a chamber with an open bottom in which persons can go underwater without special apparatus, water being excluded from the upper part by compressed air fed in by a hose.
Origin of diving bell
First recorded in 1655–65
Based on the Random House Unabridged Dictionary, © Random House, Inc. 2019
Examples from the Web for diving bell
Historical Examples of diving bell
The “aquatic kettle” was doubtless the embryo of the diving-bell.
The diving-bell is used mostly for laying submarine masonry.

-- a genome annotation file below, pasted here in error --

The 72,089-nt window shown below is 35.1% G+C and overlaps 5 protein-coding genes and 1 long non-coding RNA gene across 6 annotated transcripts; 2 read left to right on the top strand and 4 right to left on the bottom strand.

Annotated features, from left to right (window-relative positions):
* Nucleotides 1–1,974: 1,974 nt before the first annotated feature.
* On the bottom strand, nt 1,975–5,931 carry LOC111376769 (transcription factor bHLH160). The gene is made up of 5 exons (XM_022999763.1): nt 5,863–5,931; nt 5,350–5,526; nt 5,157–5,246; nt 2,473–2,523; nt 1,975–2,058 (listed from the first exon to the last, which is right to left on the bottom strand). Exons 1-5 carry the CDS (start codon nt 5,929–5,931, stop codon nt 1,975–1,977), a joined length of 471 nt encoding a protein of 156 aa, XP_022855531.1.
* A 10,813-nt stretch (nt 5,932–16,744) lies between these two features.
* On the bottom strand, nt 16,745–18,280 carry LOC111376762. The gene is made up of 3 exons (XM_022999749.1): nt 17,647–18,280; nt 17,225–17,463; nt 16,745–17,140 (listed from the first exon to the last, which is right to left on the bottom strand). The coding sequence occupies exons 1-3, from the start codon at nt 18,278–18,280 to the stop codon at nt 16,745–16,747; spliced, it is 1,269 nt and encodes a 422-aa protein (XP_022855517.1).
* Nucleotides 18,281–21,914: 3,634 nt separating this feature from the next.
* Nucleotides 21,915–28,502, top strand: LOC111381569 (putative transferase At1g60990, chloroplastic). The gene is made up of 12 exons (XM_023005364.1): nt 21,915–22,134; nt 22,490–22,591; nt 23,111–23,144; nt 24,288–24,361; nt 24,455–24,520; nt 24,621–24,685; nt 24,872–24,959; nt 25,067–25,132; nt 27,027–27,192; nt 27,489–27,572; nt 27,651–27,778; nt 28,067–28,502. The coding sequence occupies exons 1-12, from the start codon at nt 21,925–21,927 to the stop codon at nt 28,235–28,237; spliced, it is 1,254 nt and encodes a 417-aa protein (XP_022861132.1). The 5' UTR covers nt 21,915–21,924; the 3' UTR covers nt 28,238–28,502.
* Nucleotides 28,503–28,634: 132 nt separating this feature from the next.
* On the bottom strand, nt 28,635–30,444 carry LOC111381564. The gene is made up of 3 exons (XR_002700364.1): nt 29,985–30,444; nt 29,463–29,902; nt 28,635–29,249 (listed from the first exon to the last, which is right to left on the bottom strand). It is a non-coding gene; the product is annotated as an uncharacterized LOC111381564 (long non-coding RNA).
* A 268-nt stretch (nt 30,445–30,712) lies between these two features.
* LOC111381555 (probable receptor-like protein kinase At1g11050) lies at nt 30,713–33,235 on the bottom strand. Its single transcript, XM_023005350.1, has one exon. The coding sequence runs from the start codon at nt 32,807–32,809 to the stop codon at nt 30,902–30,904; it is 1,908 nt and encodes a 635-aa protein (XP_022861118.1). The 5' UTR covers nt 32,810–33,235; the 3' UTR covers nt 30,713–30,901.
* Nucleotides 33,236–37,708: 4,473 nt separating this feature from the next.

Evidently men could not work in a diving-bell which is invaded thus by water.
This experiment, though so very simple will illustrate the nature of the diving-bell.
The diving-bell was not mentioned before the sixteenth century.
British Dictionary definitions for diving bell
an early diving submersible having an open bottom and being supplied with compressed air
Collins English Dictionary - Complete & Unabridged 2012 Digital Edition
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